Common Chemicals Linked to Earlier Menopause
“Chemicals linked to earlier menopause may lead to an early decline in ovarian function,” says Amber Cooper, MD, “and our results suggest we as a society should be concerned.” Dr. Cooper is an assistant professor of obstetrics and gynecology at Washington University School of Medicine in St. Louis.She’s talking about endocrine disruptors; a class of chemicals that tricks the body into responding as if natural estrogen is present, albeit at unusual levels. Women with higher levels of common household chemicals are entering menopause two to four years earlier than women with low levels of the chemicals, according to the Washington University team.
Endocrine disruptors include chemicals such as phthalates, which have been specifically implicated in abnormally early menopause. These chemicals are common in personal products such as lotions, cosmetics, perfumes, makeup, and nail polish, among other common household and personal care products. Other potential endocrine disruptors include PCBs and certain pesticides.“Earlier menopause can alter the quality of a woman’s life and has profound implications for fertility, health and our society,” Cooper says. “Understanding how the environment affects health is complex. This study doesn’t prove causation, but the associations raise a red flag and support the need for future research.”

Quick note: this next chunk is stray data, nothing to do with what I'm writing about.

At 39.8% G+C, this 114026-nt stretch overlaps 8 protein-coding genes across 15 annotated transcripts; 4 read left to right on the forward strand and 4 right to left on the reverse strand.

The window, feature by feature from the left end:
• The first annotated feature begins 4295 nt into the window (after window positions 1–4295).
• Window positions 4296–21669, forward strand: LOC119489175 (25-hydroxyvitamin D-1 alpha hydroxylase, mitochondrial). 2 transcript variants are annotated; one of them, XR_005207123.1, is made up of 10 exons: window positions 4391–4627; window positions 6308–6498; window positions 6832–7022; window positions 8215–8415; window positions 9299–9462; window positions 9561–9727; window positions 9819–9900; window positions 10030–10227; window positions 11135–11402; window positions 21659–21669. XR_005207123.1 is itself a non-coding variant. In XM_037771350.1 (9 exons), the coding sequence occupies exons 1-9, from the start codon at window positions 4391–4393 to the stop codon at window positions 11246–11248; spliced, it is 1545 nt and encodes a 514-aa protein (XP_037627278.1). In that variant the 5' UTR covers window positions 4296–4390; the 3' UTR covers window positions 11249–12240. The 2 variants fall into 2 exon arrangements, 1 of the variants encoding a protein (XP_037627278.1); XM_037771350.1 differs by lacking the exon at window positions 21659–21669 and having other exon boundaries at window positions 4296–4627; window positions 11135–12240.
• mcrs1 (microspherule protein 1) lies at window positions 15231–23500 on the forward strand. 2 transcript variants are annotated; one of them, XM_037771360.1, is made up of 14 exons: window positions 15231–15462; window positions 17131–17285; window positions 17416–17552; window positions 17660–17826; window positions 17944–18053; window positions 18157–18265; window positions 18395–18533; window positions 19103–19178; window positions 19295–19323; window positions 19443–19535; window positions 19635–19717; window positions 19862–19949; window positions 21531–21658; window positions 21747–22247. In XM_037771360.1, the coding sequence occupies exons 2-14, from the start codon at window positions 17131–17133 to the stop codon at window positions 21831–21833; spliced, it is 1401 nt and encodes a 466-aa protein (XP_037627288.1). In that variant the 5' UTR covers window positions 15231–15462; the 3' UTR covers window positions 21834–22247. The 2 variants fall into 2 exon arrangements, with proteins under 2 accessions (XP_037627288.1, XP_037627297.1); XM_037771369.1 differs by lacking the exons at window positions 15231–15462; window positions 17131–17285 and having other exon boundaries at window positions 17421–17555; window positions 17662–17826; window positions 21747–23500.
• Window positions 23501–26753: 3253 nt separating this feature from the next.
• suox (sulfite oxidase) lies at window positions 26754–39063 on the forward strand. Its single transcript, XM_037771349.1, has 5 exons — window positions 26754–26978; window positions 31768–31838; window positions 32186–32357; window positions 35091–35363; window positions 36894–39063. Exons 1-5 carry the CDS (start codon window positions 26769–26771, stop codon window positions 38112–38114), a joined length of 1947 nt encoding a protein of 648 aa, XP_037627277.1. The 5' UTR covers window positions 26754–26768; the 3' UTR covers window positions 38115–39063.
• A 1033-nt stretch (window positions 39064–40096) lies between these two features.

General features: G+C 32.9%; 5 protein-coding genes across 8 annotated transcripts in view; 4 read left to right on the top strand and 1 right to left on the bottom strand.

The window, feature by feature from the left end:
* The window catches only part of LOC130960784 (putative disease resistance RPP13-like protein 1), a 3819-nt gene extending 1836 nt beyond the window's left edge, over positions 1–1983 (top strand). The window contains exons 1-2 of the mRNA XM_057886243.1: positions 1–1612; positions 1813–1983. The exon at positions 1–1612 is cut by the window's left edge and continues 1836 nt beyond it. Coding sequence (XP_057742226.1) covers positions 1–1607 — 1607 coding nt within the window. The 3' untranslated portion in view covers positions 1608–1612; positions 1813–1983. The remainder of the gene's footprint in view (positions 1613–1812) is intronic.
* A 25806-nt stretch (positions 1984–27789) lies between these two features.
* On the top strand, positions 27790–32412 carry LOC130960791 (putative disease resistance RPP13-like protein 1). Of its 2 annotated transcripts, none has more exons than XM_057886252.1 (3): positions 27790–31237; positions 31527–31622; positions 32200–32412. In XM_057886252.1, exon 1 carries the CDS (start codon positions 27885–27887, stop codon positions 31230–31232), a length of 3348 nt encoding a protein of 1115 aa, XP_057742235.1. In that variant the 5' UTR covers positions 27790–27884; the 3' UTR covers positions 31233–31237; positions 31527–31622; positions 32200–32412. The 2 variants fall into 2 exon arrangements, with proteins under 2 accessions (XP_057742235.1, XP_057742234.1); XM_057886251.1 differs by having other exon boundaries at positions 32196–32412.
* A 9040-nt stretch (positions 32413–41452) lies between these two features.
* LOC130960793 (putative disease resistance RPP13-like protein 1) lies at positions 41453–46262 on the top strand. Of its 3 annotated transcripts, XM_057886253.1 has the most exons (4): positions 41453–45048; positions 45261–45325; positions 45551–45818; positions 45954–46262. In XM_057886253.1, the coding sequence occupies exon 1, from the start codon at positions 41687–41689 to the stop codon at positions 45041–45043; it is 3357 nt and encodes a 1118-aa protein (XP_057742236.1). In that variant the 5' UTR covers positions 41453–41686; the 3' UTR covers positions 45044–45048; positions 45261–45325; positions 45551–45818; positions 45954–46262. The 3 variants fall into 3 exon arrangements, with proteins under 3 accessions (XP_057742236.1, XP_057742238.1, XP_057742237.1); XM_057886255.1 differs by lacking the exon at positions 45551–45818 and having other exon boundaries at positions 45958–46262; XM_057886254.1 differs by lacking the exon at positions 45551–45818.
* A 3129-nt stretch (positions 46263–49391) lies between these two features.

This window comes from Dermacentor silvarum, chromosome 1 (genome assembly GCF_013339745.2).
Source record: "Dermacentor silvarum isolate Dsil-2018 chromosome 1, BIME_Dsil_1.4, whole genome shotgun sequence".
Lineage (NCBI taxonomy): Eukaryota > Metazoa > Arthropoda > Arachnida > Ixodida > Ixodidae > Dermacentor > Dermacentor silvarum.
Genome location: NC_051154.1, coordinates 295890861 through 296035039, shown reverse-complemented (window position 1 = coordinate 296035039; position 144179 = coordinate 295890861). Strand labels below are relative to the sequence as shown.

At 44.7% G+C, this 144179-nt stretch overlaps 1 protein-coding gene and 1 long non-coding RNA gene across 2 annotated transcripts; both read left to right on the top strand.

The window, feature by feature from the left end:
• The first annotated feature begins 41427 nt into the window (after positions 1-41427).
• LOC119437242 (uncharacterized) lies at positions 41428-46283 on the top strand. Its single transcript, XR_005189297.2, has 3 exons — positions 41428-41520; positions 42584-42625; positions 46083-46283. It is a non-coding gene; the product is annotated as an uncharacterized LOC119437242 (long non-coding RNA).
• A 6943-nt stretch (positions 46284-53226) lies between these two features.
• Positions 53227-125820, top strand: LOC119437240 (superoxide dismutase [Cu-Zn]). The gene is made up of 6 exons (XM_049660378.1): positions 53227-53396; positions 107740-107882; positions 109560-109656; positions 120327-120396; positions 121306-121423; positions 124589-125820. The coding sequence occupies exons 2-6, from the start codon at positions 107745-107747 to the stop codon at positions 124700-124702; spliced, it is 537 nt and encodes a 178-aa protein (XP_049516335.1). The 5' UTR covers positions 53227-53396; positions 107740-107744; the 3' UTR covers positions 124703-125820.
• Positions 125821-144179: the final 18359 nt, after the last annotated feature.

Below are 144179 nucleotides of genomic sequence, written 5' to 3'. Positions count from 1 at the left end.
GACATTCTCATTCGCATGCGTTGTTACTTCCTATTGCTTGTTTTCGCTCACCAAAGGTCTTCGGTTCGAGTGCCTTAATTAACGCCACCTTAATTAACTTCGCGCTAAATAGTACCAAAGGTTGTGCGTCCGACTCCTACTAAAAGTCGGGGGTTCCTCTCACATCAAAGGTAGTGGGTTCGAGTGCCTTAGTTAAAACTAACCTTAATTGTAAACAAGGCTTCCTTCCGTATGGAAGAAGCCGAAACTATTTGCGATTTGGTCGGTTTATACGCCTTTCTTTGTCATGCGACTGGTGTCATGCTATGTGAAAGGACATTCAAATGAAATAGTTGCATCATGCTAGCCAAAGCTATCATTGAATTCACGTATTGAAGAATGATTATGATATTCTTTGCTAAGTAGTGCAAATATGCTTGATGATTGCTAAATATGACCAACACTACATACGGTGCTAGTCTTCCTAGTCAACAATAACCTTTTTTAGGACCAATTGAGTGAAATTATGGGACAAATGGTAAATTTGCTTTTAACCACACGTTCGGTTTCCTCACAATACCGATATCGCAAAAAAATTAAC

At the very least, this disturbing finding suggests that avoiding synthetic chemicals and other potential toxins, in our food and household products, is a good idea. What’s especially disturbing, though, is the fact that these chemicals persist in the air, land and water, and are contaminating virtually everyone, whether they are aware of it or not.
Natalia M. Grindler, Jenifer E. Allsworth, George A. Macones, Kurunthachalam Kannan, Kimberly A. Roehl, Amber R. Cooper. Persistent Organic Pollutants and Early Menopause in U.S. Women. PLOS ONE, 2015; 10 (1): e0116057 DOI: 10.1371/journal.pone.0116057